At City Hall, Emergency update meetings were held twice a day; at 10 AM and 4 PM.  Update reports were given on the progress and power outages from Salt River Rural Electric and Kentucky Utilities, County roads and city streets were brined, salted and plowed.  Department of Public Works gave updated reports of all pumping stations for water and waste water plants, updated reports from Police and Law Enforcement, EMS runs and shelter reports, magistrates reported on activities and needs from their Districts, weather reports were advised, and Media and school closings were updated, and information was shared from City and County to State and Federal Agencies.  There have been meetings and conference calls with Emergency Management in Frankfort and FEMA. You remember all the Hurricane damage in Puerto Rico over 10 years ago when YOU worked for FEMA! But, I’ve got to tell you, Jim.  I’ve learned a lot about how people in a community can pull together when times get tough. Call you soon...Don”

In the midst of this disaster, there are so many people to thank.

First of all, Thank you to Brett Beaverson, Chuck Adams, and school system volunteers for providing food, lunchroom staff and the High School to use as an emergency community shelter.  Thank you to Darryl Stevens, Director of Emergency Management, and the EMS staff for their contribution of medical assistance; in particular J.D. Fleming and his family for their help.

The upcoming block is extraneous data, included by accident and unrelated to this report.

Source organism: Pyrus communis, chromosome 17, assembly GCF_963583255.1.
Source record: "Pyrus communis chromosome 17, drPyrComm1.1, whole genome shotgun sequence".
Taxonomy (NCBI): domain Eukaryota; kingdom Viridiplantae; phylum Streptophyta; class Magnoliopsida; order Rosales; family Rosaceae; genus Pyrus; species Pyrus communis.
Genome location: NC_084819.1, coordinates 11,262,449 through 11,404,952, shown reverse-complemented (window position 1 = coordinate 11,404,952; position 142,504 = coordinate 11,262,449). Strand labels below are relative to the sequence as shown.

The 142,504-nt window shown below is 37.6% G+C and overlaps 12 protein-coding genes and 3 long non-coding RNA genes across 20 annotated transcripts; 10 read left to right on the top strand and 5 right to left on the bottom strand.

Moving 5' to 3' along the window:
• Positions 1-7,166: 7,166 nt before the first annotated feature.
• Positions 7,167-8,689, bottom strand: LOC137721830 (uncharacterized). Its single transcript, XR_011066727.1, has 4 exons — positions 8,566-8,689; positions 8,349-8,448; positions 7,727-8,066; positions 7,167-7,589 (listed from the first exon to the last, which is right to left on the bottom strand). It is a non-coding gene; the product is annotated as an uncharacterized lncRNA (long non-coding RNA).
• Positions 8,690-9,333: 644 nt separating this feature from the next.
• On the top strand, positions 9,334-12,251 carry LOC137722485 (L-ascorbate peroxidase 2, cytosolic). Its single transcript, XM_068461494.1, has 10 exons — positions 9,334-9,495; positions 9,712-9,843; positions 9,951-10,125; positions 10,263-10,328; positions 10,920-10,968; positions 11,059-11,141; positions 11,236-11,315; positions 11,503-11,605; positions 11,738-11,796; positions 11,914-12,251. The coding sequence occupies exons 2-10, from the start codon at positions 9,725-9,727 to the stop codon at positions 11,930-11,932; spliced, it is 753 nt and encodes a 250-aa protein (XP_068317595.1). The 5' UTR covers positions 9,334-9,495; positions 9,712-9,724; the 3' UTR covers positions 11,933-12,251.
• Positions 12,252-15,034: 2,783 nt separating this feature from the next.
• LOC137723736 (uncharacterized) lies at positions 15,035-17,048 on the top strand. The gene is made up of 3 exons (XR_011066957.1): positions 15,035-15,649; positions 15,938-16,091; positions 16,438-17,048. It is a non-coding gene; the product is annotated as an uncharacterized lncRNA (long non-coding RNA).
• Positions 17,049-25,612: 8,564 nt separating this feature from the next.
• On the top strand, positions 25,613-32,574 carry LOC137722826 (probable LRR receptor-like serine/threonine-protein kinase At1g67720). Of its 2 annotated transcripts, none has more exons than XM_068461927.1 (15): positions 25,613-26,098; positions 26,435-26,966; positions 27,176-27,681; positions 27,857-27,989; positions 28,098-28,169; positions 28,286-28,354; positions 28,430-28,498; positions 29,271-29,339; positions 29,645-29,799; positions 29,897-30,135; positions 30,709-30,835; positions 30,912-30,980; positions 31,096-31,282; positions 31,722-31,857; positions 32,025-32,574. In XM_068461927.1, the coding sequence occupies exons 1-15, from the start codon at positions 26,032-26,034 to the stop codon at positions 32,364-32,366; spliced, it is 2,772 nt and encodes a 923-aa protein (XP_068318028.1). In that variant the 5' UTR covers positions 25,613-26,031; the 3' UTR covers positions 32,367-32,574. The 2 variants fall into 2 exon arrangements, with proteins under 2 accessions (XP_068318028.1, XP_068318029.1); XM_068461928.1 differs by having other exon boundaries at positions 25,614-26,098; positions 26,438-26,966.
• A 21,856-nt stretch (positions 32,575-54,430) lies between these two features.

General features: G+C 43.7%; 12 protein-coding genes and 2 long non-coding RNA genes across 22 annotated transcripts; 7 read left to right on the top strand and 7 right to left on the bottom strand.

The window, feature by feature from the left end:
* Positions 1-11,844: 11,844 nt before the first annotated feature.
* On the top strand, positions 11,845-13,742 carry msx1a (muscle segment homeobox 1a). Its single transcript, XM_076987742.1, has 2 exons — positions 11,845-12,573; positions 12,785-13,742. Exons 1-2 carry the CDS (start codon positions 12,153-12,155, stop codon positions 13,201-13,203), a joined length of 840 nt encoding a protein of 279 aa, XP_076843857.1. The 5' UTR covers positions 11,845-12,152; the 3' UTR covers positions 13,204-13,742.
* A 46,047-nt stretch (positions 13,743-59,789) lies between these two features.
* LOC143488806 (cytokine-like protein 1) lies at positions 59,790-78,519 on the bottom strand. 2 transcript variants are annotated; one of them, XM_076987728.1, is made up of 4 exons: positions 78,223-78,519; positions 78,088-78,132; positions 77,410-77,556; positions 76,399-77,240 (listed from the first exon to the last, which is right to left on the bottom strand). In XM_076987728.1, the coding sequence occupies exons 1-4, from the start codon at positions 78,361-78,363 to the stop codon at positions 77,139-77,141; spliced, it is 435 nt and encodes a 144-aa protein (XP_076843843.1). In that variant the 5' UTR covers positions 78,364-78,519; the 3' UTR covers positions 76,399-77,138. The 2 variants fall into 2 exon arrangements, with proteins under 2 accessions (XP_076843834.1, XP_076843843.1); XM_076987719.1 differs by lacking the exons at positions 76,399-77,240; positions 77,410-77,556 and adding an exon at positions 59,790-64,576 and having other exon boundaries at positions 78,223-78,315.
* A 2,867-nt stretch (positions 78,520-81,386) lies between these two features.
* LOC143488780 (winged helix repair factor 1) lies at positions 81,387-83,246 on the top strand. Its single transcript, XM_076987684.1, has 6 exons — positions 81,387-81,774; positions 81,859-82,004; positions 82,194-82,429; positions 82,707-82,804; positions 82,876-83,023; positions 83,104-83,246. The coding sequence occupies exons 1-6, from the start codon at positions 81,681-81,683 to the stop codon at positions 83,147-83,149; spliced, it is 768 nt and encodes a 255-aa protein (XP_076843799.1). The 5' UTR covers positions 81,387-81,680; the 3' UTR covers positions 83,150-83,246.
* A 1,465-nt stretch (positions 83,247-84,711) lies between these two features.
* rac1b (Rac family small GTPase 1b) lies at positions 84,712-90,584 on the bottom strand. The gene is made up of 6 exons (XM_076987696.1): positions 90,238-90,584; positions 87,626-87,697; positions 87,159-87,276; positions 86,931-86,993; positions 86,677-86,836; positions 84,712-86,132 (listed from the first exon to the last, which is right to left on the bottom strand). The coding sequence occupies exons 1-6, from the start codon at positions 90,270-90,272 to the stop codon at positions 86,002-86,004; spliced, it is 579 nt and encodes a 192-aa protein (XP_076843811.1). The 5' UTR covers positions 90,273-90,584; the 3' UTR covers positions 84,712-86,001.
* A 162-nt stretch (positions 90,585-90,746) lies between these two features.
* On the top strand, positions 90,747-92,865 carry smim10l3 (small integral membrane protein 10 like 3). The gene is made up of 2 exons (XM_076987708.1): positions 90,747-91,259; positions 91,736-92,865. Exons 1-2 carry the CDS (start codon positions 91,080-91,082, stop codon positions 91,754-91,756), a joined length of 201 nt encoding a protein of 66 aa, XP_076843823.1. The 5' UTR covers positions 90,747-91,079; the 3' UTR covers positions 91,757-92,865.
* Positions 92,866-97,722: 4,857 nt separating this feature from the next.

Thank you to Taylorsville - Spencer County Fire District Chief Nathan Nation and the team who worked through the nights without rest while battling major house fires in the county and transporting people to shelter.  Some of these men traveled to Western Kentucky to help the relief effort in Princeton, KY.  These guys are heroes.

Thank you to Chief Toby Lewis and the city police department for driving the subdivisions and city streets announcing over a loud-speaker public address system that shelter was available and going door to door to check on the welfare of people.

Thank you to Harold Compton and crew of the Department of Public Works who worked night and day to restore and maintain power to water pumping stations and sewer treatment plants as well as keeping our city streets cleared.

Thank you to Collis Rogers and the county work crews for what must have seemed like an endless job clearing county roads from ice and downed tree limbs.

Thank you to Dispatch for handling the storm of emergency and information calls coming in and keeping communications open.

Thank you to the county Magistrates for the work and reports in their districts with their focus being on the welfare of our citizens in those areas.

Thank you to City Clerk Steve Biven for his coordination of vital information to all media outlets.

I thank County Judge David Jenkins for working with me during this emergency disaster as well as all City and County agencies that pulled together.  It made a difference.

And, last but not least, thank you to neighbors who helped neighbors.

This next week we are going to meet again, look back on this event, and review what we did right, what we could have done better, and how to be better prepared next time.  Right now we need to focus on a permanent Community Emergency Shelter.

There will be a next time and we need to be ready.  As Shakespeare said;... “The readiness is all.”

-Mayor Don Pay